My grandfather, Henry (Harry) Seth Sharpe came to Georgetown, Williamson County, Texas about 1895.  Highlights of the story are cited here, but a detailed section of the genealogy details is found here.  These are his descendants flowing from his Texas establishment of the Sharpe family. 





He was recruited by a military officer named Theodore (Teddy) Roosevelt, we believe at the Menger Hotel in San Antonio, downtown at Alamo Plaza.  It is the oldest continuously operating hotel west of the Mississippi River in the United States.  It was when Theodore Roosevelt was gathering his Rough Riders in the Menger Bar in preparation for the Spanish American War on Cuba in the Caribbean.  A hand-me-down telescope that Harry used in that conflict came to my father, to me and has now been passed on to our son, Todd Wittman Sharpe. Harry was a private in that war, and began drawing a pension in 1927 as a result.  He would have been age 53.  In 1904, Teddy was elected President of the United States on the Republican ticket.

Harry Seth Sharpe married Mattie de Noailles Simons, Friday, June 7, 1900.  Their established church life became the Presbyterian Church there in Georgetown when they joined in 1903.  Harry’s Lutheran Church background and Mattie’s Christian Church background was compromised in selecting the Presbyterian Church, both joining by re-statement of their Christian faith.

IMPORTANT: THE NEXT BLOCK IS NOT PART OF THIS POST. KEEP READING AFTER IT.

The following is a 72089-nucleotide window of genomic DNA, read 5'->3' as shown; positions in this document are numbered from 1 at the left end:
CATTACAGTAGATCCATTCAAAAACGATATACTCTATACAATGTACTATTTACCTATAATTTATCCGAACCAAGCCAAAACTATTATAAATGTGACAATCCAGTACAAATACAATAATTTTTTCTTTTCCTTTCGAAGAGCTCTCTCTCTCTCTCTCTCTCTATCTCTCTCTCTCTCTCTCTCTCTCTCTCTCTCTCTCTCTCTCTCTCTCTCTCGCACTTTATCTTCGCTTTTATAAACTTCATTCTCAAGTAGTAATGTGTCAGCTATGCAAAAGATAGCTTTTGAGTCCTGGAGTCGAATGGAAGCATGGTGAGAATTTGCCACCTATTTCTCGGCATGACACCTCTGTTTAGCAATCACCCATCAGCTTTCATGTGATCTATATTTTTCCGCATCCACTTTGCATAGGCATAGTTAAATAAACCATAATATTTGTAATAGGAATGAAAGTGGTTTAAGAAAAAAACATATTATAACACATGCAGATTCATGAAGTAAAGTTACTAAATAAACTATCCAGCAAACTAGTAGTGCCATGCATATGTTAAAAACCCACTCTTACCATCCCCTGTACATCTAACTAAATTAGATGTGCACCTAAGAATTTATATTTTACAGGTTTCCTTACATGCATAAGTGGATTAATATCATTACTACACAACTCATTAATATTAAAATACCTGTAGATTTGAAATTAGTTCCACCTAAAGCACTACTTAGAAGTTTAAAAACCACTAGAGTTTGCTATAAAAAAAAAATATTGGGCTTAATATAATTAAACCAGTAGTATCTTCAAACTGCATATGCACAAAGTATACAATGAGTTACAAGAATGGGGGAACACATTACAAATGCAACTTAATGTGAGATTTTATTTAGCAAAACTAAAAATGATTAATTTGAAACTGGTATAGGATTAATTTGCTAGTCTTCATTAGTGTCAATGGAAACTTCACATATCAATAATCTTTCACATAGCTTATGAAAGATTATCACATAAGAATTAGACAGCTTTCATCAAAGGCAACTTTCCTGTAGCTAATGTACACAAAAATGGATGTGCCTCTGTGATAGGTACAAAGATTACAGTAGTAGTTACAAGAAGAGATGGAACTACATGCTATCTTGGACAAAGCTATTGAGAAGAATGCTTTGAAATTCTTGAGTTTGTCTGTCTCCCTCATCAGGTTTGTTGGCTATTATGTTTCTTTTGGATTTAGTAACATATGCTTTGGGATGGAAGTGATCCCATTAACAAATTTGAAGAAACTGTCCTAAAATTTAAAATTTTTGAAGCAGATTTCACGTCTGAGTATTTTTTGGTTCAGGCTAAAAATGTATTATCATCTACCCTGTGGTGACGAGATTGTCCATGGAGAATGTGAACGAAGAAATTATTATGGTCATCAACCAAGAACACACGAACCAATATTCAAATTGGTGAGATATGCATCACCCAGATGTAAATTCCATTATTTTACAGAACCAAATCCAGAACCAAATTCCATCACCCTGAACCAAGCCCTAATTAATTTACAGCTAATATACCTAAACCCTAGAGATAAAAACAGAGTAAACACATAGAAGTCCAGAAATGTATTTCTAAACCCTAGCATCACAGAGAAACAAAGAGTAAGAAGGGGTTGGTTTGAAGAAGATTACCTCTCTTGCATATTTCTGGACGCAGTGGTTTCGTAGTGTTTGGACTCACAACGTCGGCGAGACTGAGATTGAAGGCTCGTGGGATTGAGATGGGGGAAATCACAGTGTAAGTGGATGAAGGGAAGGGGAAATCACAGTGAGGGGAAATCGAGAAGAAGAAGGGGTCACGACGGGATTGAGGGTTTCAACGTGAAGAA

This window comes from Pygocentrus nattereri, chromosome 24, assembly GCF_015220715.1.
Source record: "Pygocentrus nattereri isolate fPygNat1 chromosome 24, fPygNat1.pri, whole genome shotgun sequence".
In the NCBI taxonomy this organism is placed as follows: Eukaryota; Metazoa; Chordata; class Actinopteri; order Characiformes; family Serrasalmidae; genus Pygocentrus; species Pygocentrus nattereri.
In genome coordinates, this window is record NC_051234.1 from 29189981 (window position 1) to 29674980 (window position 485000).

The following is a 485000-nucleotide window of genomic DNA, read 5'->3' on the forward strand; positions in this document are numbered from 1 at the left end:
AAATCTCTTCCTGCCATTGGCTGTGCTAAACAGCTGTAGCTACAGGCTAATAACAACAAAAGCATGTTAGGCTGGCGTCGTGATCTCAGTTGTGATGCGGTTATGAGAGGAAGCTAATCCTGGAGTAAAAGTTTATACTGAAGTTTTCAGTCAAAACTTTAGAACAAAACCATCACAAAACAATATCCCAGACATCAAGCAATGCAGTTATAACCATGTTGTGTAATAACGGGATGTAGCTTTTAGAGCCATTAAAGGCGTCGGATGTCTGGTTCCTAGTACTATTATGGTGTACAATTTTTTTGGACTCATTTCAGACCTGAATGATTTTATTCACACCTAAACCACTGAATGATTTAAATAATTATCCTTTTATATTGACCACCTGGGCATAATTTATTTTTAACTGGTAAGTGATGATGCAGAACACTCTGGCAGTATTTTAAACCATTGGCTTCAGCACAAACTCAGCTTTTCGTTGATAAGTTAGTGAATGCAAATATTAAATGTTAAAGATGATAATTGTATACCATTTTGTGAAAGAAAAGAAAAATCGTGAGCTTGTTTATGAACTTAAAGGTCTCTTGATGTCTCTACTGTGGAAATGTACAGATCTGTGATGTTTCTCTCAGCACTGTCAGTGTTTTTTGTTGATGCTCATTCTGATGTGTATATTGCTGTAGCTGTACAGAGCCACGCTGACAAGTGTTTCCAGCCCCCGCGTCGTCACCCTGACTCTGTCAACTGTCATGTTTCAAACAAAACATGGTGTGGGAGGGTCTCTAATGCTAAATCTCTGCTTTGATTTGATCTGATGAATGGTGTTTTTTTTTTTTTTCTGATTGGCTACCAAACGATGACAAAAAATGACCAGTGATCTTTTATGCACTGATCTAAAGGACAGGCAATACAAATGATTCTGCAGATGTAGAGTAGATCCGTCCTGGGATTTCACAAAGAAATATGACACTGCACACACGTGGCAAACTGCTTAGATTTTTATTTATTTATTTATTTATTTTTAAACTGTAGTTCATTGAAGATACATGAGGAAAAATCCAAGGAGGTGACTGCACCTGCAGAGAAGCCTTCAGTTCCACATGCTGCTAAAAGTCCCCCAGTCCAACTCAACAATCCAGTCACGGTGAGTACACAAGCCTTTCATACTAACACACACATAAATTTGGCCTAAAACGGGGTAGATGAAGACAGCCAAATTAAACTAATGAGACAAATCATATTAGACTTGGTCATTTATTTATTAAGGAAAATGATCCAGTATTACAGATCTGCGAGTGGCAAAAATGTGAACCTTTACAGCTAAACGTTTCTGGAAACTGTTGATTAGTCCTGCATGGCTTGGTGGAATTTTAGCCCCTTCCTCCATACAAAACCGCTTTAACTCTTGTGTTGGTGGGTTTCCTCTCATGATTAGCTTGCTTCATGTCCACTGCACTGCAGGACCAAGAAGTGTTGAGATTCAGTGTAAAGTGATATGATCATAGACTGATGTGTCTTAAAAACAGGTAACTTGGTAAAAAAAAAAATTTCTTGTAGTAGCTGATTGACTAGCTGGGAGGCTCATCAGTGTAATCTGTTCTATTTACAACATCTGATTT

His primary occupation seemed to be on the staff at the Williamson County Courthouse in various offices. 

Harry and Mattie bore two sons, Dwight Alfred (1901 - 1981 and Harry Simons Sharpe (1904 – 1977).  Chapter 33 of this autobiography details his primary life and ministry as a pastor. 


As a Presbyterian Pastor, Dwight and his family moved about, mostly in Texas, but residing once in Little Rock, Arkansas (1929 – 1935).  His wife was Martha Dixon Chapman (1904 – 1979).   Stories about them and their three children, Taylor, Tiffany and Todd, are in the primary parts of this autobiography. 





Harry Simons Sharpe married Virgie Lois Stapp (1908 – 1988).  Aunt Lois might roll over in her grave if she notices my printing her first name.  She detested it, and always insisted on being addressed as Lois (or as Aunt Lois in my case).   Harry was known as Dee Dee.  Early in his life, we served the United States in the Navy.  Here is Dee Dee with Lois and their son, Harry, taken about the time Dee Dee would have been entering the Navy (about 1943). 


Their two sons were Harry Franklin Sharpe (1936 – 2015) and John Earle Sharpe (1946 – 1997). 


One of the favorite family pictures was one taken by Uncle Dee Dee, himself, of all the family gathered to bid farewell to him as he departed to be in the U. S. Navy! 


(L to R – adults) Aunt Lois, my sister, Betty Ann, my mother, my sister, Martha, my father, Papa Sharpe and Mama Sharpe.  Boys in front were Harry and me. 


When Dee Dee returned home after World War II, he and Lois operated a laundry and dry cleaning shop on the south of the Georgetown City Square where the Williamson County Courthouse was.  Papa Sharpe work in the Courthouse, and Dee Dee & Lois’ shop was in the center of the block on the square.  I remember fondly our family visits to Georgetown in the 1940’s and visited them in the shop and at the courthouse.  Dee Dee and Lois, Harry and Johnny shared the large home of Papa and Mama Sharpe at 1005 Main Street through the rest of our grandparents’ lives. 


Their home was immediately next door to the First Baptist Church of Georgetown.  After Papa and Mama and Dee Dee died, the home was sold to the church, and the Sharpe family moved to 1601 Olive Street.  That location ended up being Johnny’s home, with ownership split with Harry, as the two sons inherited the home.  Johnny bought Harry’s share.